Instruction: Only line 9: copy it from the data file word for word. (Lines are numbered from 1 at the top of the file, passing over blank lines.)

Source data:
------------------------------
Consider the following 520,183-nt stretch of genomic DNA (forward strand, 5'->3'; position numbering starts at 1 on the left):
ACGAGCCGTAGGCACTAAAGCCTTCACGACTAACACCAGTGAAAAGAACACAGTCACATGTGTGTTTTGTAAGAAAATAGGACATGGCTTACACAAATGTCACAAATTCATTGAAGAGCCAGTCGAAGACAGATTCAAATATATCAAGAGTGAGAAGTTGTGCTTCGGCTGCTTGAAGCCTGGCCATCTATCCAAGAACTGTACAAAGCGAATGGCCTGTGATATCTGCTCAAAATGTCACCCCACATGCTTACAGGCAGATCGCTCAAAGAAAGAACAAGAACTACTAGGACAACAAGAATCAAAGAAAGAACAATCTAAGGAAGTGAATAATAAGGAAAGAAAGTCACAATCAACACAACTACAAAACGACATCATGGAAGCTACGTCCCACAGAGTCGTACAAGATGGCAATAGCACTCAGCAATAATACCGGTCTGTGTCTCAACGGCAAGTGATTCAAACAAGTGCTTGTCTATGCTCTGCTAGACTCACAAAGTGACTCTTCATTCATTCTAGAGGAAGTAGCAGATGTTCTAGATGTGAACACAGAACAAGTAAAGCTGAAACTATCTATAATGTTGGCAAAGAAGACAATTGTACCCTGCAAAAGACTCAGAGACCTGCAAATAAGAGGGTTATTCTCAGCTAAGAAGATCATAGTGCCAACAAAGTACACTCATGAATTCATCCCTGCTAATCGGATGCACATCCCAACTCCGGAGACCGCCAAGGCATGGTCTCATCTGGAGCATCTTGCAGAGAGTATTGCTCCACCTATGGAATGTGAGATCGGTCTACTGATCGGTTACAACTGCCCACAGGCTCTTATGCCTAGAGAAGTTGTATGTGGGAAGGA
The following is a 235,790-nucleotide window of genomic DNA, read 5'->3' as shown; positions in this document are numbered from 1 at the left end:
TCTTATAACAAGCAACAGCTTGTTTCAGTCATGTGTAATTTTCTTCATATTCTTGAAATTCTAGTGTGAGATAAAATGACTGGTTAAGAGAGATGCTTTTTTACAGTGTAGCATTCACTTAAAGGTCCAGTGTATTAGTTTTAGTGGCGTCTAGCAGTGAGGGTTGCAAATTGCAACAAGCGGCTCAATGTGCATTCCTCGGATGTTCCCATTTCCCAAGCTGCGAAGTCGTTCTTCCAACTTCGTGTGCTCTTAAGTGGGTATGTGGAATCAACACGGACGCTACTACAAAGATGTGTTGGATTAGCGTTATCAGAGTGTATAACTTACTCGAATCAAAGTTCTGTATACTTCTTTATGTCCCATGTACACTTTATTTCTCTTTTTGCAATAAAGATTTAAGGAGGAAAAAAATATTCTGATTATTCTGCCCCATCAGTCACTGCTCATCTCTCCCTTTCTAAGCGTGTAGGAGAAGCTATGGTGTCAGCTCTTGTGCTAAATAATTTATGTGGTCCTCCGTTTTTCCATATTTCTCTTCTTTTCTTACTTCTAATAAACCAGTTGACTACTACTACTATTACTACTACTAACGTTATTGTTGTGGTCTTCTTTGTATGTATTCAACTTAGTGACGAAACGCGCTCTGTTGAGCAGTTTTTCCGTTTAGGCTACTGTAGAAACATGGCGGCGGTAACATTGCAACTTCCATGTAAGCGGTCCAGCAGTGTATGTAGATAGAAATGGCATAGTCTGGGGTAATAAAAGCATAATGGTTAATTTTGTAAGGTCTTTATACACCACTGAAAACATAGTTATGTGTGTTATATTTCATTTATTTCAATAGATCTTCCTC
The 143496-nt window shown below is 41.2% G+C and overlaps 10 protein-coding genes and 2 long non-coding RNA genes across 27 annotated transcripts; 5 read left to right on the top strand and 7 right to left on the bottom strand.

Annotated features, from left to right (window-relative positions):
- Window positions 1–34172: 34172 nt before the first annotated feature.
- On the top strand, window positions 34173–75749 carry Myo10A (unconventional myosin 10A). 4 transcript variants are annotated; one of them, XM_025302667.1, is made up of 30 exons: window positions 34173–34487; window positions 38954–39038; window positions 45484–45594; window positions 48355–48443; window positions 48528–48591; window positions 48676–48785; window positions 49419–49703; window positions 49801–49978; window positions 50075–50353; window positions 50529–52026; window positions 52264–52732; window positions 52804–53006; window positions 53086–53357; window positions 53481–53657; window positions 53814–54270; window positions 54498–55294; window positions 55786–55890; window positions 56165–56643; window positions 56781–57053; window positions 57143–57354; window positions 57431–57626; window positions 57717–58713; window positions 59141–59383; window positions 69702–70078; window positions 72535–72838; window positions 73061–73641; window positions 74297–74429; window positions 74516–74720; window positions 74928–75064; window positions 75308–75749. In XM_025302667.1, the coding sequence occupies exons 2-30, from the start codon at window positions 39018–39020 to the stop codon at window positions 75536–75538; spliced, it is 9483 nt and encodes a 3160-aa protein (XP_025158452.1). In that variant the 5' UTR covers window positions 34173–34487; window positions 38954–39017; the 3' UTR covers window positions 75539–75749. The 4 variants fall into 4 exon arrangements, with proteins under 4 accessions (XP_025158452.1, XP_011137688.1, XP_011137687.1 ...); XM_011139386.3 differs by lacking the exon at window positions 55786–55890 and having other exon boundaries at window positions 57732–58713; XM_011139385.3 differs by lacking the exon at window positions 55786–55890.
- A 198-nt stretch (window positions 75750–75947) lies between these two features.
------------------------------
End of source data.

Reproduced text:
- A 198-nt stretch (window positions 75750–75947) lies between these two features.